Current issues of ACP Journal Club are published in Annals of Internal Medicine


Transurethral microwave thermotherapy for bladder obstruction

ACP J Club. 1993 July-Aug;119:15. doi:10.7326/ACPJC-1993-119-1-015

Source Citation

Ogden CW, Reddy P, Johnson H, Ramsay JW, Carter SS. Sham versus transurethral microwave thermotherapy in patients with symptoms of benign prostatic bladder outflow obstruction. Lancet. Jan



To compare transurethral microwave thermotherapy and a sham treatment for symptom improvement and placebo effect in men with prostatic bladder outflow obstruction.


Randomized, single-blind, controlled trial.


A prostate clinic in a British hospital.


43 men (mean age 67 y) with moderate-to-severe symptomatic benign prostatic outflow obstruction (Madsen score > 8 for ≥ 6 months; prostate length, 35 mm to 50 mm; and peak flow rates ≤ 15 mL/s with minimum voided volume of 150 mL). Exclusion criteria included renal dysfunction, previous therapy, urinary retention requiring catheterization, prostate cancer, other diseases, or conditions making treatment impractical. Follow-up was 93%.


The treatment unit (Prostatron, Technomed International) contained a microwave generator, urethral applicator-cooler, and fiberoptic temperature monitor. After the applicator was in place, patients were randomized to treatment (n = 21) or sham (n = 22).

Main outcome measures

Peak flow rate, voided volume, residual urine, Madsen symptom scores, quality of life, night and day frequency, and complications. Patients were examined and filled out questionnaires before treatment and 3 months later. Madsen symptom score assessment was changed from unblinded to blinded midway through the study.

Main results

5 patients in the treatment group (1 requiring treatment) and none in the sham group had initial urine retention {95% CI for the 23% difference 5% to 40%}*. The groups did not differ for other complications, quality of life, frequency, or voided volume. The Madsen score decreased by 70% in the treatment group and did not change in the sham group (P < 0.01). The treatment group compared with the control group had a greater increase in peak flow rate (53% vs. 7% increase {P < 0.025}*) and a greater change in mean residual urine volume (92% decrease vs. 45% increase {P < 0.005}*).(* Numbers calculated from data in article.)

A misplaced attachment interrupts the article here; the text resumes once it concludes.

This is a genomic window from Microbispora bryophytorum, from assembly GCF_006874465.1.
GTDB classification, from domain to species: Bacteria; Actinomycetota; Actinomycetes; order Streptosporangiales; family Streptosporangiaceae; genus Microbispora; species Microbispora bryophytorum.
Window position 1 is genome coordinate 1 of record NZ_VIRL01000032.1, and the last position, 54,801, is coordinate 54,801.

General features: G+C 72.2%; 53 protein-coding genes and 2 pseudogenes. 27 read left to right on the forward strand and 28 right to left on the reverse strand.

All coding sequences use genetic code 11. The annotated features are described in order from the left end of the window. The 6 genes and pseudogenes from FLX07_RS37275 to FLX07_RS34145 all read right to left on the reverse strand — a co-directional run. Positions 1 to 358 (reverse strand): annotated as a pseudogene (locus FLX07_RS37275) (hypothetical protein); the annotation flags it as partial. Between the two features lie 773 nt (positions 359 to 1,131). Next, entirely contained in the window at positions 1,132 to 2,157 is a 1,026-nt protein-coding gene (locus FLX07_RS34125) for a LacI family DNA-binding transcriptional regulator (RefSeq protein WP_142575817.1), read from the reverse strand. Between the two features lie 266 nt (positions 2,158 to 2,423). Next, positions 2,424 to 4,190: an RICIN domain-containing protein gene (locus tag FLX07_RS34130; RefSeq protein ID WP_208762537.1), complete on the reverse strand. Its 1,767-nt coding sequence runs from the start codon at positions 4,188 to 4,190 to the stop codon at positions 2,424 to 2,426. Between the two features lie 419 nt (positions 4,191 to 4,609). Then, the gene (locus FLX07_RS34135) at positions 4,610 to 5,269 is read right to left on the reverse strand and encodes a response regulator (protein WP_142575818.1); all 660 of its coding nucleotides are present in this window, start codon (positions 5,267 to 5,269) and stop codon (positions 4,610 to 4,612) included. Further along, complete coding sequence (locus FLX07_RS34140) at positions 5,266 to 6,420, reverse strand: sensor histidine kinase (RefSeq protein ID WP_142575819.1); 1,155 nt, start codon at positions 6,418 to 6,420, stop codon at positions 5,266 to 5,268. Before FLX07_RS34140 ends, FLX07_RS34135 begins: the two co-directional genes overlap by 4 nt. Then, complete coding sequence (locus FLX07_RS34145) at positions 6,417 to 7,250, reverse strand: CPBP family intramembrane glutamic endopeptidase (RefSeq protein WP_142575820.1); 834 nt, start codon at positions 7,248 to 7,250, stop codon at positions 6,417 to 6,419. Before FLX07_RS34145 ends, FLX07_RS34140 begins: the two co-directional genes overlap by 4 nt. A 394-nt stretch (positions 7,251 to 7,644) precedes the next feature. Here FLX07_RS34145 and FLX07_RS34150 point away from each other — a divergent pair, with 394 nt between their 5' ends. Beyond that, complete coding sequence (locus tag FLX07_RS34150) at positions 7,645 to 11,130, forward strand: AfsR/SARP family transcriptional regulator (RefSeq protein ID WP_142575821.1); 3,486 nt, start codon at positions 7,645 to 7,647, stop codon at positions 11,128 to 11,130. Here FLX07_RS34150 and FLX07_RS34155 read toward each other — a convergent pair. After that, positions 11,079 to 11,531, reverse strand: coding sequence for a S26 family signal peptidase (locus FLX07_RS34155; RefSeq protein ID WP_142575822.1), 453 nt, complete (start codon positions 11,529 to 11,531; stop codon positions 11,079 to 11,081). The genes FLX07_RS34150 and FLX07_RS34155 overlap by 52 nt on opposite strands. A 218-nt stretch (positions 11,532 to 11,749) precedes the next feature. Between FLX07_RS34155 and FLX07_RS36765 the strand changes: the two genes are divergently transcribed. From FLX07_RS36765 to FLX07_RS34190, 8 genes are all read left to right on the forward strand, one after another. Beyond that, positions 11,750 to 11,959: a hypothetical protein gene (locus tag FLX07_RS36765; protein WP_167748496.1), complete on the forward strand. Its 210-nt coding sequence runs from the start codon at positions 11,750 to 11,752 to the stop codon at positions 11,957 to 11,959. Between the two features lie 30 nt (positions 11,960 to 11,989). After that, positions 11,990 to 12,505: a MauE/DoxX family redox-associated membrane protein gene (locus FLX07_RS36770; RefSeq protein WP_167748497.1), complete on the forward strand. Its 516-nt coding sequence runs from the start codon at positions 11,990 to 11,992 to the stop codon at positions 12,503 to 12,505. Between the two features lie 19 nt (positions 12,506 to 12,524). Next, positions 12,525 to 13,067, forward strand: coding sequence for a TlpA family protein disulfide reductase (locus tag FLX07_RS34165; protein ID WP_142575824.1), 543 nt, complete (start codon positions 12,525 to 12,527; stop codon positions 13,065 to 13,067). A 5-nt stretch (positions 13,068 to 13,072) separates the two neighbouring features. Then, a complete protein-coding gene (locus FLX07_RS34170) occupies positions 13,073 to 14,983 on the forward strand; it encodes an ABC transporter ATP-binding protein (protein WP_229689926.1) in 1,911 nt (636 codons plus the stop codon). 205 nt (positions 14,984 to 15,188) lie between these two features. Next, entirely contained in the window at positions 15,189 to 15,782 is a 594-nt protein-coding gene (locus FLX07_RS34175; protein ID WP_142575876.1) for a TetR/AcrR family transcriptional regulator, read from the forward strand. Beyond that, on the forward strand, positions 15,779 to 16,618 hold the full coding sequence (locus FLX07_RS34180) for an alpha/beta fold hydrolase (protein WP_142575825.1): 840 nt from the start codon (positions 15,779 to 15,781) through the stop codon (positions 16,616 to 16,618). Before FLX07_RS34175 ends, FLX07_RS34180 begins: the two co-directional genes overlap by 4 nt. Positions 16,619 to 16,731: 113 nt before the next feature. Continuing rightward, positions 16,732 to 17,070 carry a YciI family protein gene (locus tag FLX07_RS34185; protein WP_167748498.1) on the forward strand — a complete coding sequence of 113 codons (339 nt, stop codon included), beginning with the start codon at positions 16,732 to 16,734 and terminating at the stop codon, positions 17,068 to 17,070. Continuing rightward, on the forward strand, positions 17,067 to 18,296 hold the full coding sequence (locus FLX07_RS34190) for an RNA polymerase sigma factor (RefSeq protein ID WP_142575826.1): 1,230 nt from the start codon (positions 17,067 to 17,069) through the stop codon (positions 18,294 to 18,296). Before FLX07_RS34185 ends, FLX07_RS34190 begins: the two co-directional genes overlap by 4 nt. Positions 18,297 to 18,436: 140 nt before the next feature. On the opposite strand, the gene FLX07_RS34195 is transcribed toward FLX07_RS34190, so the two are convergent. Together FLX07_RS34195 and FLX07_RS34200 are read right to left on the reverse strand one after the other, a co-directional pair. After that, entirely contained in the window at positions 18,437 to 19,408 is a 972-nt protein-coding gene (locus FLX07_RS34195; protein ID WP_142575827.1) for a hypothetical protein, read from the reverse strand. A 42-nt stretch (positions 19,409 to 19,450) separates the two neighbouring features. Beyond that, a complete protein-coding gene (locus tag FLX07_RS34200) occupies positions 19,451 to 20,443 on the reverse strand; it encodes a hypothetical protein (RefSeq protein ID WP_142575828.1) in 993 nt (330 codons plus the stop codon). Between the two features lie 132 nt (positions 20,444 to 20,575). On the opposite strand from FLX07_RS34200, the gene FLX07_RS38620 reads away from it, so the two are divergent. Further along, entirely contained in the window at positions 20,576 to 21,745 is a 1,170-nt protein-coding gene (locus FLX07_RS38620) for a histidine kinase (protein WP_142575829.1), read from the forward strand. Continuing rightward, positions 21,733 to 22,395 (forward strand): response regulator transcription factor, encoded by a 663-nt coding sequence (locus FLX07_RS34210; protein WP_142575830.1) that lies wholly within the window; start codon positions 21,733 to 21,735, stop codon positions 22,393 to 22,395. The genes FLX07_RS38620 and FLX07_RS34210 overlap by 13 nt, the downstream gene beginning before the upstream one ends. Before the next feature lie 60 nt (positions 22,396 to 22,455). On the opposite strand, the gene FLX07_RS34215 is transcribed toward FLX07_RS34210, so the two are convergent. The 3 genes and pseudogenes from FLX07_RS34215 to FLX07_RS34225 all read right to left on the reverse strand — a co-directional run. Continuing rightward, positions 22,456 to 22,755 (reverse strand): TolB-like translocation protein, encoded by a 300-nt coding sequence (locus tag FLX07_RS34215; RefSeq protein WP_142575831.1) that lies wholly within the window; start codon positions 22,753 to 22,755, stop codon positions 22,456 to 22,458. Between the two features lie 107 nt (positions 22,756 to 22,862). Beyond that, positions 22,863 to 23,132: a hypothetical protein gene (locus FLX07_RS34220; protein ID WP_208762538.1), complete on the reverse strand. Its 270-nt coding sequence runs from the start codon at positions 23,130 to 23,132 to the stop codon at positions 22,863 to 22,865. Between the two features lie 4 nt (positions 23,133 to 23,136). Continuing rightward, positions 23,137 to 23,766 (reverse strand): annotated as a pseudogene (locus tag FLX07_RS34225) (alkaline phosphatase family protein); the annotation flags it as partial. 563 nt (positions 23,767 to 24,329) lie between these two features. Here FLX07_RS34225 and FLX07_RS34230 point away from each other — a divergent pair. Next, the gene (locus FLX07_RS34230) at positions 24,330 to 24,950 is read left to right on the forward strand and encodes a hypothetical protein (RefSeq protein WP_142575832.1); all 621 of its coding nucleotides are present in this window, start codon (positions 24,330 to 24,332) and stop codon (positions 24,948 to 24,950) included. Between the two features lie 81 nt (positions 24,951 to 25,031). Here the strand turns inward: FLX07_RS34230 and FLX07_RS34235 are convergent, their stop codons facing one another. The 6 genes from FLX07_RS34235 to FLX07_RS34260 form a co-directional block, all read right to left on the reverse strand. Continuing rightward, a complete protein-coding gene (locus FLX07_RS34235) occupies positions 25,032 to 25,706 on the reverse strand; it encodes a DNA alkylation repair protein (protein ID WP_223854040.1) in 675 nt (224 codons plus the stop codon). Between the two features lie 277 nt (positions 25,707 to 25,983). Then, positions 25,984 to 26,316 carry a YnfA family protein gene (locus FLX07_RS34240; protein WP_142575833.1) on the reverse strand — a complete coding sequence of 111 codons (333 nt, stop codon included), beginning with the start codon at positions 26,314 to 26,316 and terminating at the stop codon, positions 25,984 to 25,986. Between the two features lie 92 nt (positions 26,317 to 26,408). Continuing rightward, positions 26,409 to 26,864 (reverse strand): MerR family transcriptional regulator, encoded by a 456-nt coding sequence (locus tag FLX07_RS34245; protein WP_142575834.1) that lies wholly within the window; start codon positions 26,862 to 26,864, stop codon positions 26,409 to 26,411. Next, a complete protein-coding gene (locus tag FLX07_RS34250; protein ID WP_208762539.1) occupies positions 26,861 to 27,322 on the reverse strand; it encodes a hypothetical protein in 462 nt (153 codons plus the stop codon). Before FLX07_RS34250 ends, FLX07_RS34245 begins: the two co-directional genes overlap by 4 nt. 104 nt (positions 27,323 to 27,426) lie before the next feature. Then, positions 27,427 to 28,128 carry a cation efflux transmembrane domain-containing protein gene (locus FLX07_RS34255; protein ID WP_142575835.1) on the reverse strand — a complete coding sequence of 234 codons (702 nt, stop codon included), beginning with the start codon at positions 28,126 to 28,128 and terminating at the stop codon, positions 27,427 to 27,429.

Transurethral microwave thermotherapy decreased Madsen symptom scores and residual urine volumes and increased peak flow rates for men with benign prostatic bladder outflow obstruction. Men who received a sham treatment had smaller changes in most symptoms and an increase in residual urine volume.

Source of funding: Not stated.

For article reprint: Dr. C.W. Ogden, Prostate Unit, Department of Urology, Charing Cross Hospital, London W6 8RF, United Kingdom. FAX 44-81-846-1757.


This study reports both subjective and objective improvements in men treated with transurethral microwave thermotherapy. Ogden and colleagues are to be complimented for designing the first controlled study of this procedure. It is well established that placebo effects can account for a substantial amount of the improvement observed in clinical studies of men with benign prostatic hyperplasia. Unlike drug trials where placebo pills can be given, appropriate controls for surgical procedures and medical devices are not so simple. In this study, although the patients were blinded to treatment, the investigators were not. The fact that the investigators changed the procedure for administration of the Madsen Symptom Score halfway through the study because of an absence of placebo effect implies that a review of the efficacy data occurred while the study was ongoing. This can lead to unintentional bias and limits the value of the subjective data collected. No differences were found for quality of life or daytime or night-time frequency. Changes in Madsen symptom score were observed but should be interpreted with caution, given the potential bias from lack of blinding early in the study.

The strongest data come from the objective results showing a 53% increase in peak-flow rate and a 92% decrease in residual volume at 3 months. Proper interpretation of these data, however, would require between-group and within-group statistics to be included in the tables. The 45% increase in residual volume over 3 months in the sham group suggests that the procedure of catheter insertion may itself have a deleterious effect. This is supported by the frequent complication of hematuria in both treatment groups.

In conclusion, the improvement in urinary flow after 3 months suggests objective benefit from the procedure, but complications were frequent. Follow-up beyond 3 months and more vigorous evaluation of symptom changes are necessary to determine the maintenance of this effect and the true value of the procedure as an option for treating men who have benign prostatic hyperplasia.

Glenn J. Gormley, MD, PhD
Merck Research Laboratories Rahway, New Jersey, USA